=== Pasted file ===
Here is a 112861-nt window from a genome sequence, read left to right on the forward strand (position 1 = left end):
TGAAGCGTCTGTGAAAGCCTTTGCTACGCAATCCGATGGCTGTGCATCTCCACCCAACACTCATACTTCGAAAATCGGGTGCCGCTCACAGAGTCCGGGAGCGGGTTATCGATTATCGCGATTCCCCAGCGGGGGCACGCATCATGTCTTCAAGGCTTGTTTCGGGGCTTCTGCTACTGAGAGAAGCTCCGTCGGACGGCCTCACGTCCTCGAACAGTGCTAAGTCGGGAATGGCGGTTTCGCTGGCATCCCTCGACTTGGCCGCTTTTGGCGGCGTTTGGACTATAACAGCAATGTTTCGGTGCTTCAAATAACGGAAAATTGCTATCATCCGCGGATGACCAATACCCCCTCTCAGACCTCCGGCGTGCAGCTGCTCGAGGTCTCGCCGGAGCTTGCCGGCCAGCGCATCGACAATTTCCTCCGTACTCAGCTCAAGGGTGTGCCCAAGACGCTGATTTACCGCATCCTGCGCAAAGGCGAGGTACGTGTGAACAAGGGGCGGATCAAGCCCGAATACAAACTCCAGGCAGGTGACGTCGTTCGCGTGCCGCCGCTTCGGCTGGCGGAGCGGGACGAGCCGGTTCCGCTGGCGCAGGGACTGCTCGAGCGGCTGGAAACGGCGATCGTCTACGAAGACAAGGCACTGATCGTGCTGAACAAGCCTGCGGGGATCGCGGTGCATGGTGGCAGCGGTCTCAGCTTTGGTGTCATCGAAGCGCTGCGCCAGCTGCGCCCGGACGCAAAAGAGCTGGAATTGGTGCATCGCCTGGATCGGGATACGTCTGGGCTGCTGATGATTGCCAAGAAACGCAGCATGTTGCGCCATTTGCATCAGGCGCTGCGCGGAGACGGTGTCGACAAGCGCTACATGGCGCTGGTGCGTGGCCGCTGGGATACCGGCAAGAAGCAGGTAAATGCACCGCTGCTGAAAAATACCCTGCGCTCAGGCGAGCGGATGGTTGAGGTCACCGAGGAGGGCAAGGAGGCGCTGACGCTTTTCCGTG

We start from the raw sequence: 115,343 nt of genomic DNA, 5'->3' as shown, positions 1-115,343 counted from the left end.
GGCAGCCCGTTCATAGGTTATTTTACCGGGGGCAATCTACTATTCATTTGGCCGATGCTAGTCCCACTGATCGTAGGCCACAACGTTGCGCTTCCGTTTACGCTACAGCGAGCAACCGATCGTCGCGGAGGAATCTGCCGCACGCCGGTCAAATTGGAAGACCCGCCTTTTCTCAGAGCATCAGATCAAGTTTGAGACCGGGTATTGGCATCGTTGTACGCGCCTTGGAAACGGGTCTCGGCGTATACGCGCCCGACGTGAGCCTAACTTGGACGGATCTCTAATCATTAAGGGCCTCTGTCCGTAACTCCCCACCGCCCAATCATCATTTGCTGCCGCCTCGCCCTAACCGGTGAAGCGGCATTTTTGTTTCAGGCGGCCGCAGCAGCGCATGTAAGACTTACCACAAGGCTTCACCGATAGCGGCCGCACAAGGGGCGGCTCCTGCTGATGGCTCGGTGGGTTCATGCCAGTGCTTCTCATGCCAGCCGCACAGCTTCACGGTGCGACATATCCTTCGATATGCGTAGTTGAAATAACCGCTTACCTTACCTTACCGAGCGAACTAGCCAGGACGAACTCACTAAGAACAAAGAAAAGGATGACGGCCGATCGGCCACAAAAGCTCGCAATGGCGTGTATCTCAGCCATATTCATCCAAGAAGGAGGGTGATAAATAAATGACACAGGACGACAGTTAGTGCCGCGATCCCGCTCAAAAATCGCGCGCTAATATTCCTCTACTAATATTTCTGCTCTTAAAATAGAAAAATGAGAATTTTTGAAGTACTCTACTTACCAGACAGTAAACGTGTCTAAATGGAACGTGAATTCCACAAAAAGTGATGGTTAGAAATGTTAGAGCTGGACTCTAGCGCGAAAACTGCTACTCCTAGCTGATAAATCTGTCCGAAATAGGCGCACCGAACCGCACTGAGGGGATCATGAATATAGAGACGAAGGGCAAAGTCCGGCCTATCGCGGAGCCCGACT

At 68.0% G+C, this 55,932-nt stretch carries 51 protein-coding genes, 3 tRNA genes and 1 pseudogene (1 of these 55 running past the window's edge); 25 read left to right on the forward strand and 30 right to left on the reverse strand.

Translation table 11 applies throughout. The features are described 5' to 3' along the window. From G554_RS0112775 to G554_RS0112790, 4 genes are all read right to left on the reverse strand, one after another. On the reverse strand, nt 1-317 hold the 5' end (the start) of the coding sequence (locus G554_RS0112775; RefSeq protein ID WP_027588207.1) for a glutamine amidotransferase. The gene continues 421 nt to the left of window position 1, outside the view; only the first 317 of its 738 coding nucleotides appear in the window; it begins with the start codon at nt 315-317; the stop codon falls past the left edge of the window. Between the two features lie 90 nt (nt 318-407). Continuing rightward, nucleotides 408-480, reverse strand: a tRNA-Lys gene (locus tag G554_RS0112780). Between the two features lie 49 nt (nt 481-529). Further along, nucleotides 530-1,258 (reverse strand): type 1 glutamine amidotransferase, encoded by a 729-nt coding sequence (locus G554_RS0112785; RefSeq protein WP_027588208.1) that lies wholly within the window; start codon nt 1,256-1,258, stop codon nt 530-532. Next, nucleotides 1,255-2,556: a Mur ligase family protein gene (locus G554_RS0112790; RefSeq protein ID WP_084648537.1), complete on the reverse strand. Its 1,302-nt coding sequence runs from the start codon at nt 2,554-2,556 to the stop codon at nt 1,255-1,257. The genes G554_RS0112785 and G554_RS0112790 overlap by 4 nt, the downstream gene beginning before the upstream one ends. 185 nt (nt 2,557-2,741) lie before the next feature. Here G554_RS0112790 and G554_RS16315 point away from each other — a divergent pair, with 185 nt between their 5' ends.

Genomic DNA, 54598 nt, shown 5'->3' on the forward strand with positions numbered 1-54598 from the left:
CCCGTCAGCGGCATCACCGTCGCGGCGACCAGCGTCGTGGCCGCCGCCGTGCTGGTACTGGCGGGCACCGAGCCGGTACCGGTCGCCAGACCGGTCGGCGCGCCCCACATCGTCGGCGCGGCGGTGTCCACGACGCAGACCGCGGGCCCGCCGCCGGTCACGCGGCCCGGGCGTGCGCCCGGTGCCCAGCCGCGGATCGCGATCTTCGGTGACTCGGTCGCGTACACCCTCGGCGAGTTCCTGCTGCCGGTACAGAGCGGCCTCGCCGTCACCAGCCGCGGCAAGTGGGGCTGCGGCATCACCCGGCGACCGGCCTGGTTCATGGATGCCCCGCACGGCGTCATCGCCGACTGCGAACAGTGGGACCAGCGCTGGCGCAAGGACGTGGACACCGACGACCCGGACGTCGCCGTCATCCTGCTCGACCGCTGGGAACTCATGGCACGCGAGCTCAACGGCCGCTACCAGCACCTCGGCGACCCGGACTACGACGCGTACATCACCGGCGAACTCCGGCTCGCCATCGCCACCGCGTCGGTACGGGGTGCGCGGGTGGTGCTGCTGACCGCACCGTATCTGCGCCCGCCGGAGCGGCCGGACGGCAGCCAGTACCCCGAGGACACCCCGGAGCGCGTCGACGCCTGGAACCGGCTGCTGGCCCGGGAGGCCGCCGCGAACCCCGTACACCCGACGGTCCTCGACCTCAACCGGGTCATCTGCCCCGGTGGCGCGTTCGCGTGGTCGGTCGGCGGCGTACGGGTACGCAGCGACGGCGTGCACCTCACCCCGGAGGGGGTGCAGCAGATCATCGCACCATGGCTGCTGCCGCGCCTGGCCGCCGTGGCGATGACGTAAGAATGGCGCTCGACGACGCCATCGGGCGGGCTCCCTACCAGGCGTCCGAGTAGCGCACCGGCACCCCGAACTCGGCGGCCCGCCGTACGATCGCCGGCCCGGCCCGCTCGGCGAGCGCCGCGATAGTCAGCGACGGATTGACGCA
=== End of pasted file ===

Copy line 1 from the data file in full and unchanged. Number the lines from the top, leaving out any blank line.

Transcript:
Here is a 112861-nt window from a genome sequence, read left to right on the forward strand (position 1 = left end):